Forty-six years ago, government officials backed by soldiers drove their trucks up to my family’s farmhouse in Peru. They announced that the leftist military dictatorship that controlled the country was seizing our farm and turning it over to “the people.” Our family farm, which my great-grandfather had founded more than 130 years earlier, was gone.

Other families suffered a similar fate: The dictatorship that ruled Peru in the 1970s expropriated around 5,000 farms totaling 23 million acres – an area about the size of Indiana.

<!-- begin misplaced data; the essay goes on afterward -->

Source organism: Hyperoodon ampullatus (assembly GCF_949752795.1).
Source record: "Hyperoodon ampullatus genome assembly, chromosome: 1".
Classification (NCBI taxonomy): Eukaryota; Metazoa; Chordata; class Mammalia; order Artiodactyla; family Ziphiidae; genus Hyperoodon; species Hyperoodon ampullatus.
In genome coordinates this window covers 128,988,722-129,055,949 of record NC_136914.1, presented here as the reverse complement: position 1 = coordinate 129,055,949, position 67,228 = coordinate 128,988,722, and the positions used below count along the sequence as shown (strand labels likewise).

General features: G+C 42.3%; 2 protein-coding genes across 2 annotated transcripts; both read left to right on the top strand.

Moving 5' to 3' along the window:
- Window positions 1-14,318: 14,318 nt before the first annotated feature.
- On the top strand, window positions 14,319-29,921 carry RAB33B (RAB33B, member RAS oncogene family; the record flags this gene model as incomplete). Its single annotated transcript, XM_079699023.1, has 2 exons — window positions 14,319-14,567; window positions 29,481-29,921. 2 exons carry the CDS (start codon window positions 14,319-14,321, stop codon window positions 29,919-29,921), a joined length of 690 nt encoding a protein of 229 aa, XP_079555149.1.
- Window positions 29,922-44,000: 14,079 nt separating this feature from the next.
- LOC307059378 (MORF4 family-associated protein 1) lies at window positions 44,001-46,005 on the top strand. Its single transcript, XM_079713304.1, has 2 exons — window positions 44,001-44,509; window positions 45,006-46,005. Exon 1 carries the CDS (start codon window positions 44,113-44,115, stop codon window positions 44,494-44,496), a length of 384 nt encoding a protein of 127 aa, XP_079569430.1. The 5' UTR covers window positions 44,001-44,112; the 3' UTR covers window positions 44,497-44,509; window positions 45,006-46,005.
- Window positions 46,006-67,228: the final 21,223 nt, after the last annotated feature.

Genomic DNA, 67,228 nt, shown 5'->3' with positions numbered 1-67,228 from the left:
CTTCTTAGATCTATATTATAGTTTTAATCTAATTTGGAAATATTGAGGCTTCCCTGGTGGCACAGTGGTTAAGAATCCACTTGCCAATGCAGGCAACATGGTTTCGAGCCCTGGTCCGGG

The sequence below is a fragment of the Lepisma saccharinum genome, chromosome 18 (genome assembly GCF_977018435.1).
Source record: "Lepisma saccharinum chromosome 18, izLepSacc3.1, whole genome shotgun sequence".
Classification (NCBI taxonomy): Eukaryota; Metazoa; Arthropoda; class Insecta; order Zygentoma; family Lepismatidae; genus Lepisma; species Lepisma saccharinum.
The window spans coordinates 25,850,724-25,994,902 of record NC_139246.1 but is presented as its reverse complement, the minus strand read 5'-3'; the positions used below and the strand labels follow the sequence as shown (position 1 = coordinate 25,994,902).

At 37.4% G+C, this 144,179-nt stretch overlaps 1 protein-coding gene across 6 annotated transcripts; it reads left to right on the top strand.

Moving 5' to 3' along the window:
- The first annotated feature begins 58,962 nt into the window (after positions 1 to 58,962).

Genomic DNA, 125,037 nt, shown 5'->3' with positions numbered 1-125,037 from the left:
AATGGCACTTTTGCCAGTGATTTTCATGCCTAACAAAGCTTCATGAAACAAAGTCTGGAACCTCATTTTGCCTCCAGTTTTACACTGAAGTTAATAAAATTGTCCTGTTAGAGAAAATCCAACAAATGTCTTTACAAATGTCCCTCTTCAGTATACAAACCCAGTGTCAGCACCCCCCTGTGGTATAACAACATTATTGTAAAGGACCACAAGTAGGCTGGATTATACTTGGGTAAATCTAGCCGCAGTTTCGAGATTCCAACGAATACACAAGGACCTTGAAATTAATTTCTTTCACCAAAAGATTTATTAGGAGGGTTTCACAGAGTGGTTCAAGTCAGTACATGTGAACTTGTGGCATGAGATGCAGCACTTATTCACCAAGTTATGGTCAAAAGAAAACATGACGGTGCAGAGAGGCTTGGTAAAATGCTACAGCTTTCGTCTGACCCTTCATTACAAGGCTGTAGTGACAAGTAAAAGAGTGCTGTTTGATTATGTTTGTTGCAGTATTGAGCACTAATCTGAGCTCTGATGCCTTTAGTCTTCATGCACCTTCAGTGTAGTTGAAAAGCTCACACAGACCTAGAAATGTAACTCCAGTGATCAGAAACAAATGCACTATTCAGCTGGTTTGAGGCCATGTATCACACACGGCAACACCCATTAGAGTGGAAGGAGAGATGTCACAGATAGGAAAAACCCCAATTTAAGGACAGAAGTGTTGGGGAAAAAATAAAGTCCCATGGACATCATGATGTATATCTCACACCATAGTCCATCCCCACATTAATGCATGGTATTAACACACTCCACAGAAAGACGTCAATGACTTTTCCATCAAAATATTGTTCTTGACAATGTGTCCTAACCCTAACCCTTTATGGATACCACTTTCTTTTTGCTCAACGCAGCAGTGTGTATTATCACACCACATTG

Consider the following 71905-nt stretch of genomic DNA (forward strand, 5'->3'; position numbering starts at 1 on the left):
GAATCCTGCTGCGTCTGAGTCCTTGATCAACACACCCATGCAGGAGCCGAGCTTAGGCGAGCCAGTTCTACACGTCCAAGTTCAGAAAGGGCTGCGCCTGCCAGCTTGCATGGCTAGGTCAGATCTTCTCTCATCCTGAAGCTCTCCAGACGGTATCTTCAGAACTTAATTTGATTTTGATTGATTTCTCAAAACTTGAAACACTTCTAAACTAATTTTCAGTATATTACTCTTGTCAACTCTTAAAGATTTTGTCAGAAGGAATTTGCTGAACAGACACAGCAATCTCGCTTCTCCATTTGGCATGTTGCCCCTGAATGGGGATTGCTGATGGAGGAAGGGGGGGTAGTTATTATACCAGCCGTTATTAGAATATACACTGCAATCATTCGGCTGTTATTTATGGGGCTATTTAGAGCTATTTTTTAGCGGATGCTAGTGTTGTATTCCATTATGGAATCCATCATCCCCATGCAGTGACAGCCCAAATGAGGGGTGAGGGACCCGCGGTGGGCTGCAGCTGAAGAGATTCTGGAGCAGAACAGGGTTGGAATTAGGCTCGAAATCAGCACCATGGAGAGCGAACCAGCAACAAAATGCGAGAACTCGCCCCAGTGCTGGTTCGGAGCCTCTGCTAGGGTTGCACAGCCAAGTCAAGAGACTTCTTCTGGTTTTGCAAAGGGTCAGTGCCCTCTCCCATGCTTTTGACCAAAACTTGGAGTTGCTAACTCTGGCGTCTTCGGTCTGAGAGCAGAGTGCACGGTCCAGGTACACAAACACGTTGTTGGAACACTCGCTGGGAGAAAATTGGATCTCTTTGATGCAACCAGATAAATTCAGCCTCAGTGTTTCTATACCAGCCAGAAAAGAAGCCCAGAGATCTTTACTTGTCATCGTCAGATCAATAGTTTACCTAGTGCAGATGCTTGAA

At the time of the expropriations – I was just a teenager then – the government said it would pay the fair value of the property. But in fact, the government grossly undervalued the land, farm animals, equipment and other assets. Worse yet, the government did not pay us in cash. Instead, it forced landowners to accept “agrarian bonds” with a state guarantee of repayment, with interest, over the next 20 to 30 years…

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